IR Sensor Info
April 6, 2013
IR Sensor Info
IR distance sensor - Sharp GP2YOA21YKOF
This sensor has a range of 10cm - 80cm. Approximately 4" - 32".
The sensor outputs an analog voltage based on the object distance. The
voltage ranges from 3v for a near object to .4v for a distant object.
The IR sensor is mounted on a a servo that sits on the rotating base.
This gives both an X and Y axis movement to the IR sensor. The base
rotation will sweep the sensor back and forth, across the width of the
bot platform. This will insure that the entire path width is clear. The
IR sensor is mounted on a servo that provides the Y Axis. This allows
for testing of drop offs and obstacles that are not on the floor.
The IR sensor is mounted in the 'vertical' position. That's due to two
reasons. 1) is using two servos for XY Axis panning. 2) The other is I have
zip fabricating skills. I'm currently using a USB interface bracket from
an old PC case as the mount.
Sensor reading averaging.
The best way to get reliable readings from the sensor is to take a series
of readings and average the results. This project will use the average of
20 readings as the final result. All readings are taken from the Arduino
A0 analog input.
We have stairs in our home, this bot needs to avoid tumbling down a
stairwell. We have regular old walls and other various vertical obstacles
it needs avoid. The trick is we have furniture that blocks the path above
the floor level, like the base of an office chair.
So the challenge is making sure the Bot can proceed forward but not fall
down a hole while accounting for the wheel to wheel width of the platform.
I've attacked this challenge one step at a time. First step, find a
vertical sensor position that identifies a drop off while still giving
enough warning to avoid a vertical obstacle. To do this I put the bot
on my table and 'walked' the Y Axis servo through multiple positions and
took measurements. I started with the sensor in the full vertical
position, 90 degrees and then changed the angle 10 degrees at a time. In
my case that change was in a negative direction. Here are those findings.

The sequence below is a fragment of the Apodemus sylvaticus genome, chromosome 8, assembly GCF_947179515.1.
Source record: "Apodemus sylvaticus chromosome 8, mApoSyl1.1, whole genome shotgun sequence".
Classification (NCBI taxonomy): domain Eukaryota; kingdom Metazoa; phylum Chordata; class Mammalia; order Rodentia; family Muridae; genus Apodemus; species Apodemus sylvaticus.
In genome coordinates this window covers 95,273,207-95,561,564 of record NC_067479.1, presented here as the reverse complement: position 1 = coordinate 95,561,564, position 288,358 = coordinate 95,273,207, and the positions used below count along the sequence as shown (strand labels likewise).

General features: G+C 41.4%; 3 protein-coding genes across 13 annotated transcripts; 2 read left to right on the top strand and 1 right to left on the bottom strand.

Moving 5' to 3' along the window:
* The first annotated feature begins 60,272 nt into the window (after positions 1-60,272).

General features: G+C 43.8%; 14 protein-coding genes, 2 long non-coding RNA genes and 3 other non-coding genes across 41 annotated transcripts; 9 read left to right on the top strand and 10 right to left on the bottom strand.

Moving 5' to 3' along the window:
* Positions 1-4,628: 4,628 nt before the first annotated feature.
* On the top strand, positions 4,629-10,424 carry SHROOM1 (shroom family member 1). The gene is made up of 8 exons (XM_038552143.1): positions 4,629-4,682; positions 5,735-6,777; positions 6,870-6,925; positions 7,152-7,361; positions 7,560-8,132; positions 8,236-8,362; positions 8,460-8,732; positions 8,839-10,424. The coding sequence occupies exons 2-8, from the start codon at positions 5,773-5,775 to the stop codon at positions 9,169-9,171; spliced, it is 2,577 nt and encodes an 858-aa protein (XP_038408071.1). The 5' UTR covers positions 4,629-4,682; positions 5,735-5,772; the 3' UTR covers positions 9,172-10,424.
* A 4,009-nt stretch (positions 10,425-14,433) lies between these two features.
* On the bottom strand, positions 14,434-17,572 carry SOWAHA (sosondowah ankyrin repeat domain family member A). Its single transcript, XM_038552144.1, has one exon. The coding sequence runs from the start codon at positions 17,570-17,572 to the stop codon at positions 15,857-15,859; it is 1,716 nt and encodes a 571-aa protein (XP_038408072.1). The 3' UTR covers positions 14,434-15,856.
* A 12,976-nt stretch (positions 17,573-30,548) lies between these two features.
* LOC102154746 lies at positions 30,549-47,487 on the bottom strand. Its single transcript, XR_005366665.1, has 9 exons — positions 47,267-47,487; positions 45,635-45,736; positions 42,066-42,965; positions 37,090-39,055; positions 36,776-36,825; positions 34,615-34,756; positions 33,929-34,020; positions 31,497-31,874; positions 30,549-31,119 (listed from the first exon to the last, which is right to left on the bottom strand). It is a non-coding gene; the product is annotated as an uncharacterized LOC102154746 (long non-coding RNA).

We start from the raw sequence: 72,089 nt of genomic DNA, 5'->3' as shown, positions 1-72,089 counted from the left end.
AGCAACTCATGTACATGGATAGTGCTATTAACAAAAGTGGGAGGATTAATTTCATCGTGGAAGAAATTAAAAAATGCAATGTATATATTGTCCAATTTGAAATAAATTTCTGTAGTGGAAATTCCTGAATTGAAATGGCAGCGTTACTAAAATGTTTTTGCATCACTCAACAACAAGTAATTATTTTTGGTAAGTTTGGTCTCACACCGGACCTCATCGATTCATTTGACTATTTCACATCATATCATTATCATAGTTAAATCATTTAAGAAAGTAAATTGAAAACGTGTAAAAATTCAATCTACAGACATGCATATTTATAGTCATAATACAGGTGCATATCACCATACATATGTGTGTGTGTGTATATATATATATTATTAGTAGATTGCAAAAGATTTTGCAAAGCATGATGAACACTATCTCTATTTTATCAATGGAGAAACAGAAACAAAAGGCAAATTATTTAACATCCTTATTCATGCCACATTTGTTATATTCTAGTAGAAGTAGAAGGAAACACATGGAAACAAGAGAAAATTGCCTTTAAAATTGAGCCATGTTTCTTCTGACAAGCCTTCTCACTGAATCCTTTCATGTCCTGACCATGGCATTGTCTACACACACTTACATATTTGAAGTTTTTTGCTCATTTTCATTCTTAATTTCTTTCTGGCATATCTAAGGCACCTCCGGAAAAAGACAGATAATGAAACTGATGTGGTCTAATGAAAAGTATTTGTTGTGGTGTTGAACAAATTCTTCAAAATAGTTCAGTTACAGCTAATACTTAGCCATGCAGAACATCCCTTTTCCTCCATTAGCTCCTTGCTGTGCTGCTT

Sensor Angle Sensor Reading Calculated Object Distance
90 Below 100 Sensor Docs say ~32"
80 80-105 19"
70 200-205 9.5"
60 300-310 6"
50 395-405 4.2"
40 485-495 2.9"
30 545-555 2"
20 580-585 1.25"
The calculated distance is based on basic Right Triangle Trig. This
measurement correlates to where the beam will hit the floor.
I then did some more tabletop testing with the sensor at the 70 degree
angle. This allowed me to refine the obstacle detection portion of
the software and test the Calculated Object Distance.
Sensor Reading Measured Object Distance
This testing was done with the goal of finding a minimum sensor reading
being that is stable. This will help define one part of a sensor reading
range that indicates a clear path. I.E. If the sensor reading drops below
a minimum there is a drop off. If it rises above a maximum the path is
Based on these readings and calculations I concluded that a vertical
angle of 70 degrees would give me a reliable enough reading to detect
drop offs and enough distance to detect vertical obstacles.
Testing of this angle proved to be very successful. The results can be
seen in the video Improved_Obstacle_and_Dropoff_Avoidance.
Watching the video you can see that the Bot is hitting obstacles that
are off to either side. Now I need to figure out the details of sweeping
the sensor back and forth along the X axis.
Testing for obstacles across the whole width of the platform.
The main thing to figure out is how far to move the X axis servo in
order to have some confidence that the Bot wheels won't get hung up on
an obstacle. I did this by cutting a piece of card stock to the length
that was same as the Calculated Object Distance for the 70 degree sensor
angle. I fixed that to the top of the IR sensor mount and started
stepping the servo through its' angles 5 degrees at time. The testing
indicated that I use 60 degrees through to 135 degrees.
The next challenge is to test for obstacles that are at the same height
an above the platform. This requires moving the IR sensor vertically
as well as horizontally. Based on the current platform and IR sensor
height, the tallest part of the bot so far. We need to test the vertical
clearance at a max of 110 degrees. This means that once we take the
IR sensor servo higher than 90 degrees we no longer need to test for a
drop off. Now the software only needs to test for a sensor value reading
The X axis servo drives a base platform. Full deflection to the left is
The Y axis servo drives the IR Sensor mount. The IR sensor is mounted
vertically. 0 degrees is full deflection looking down.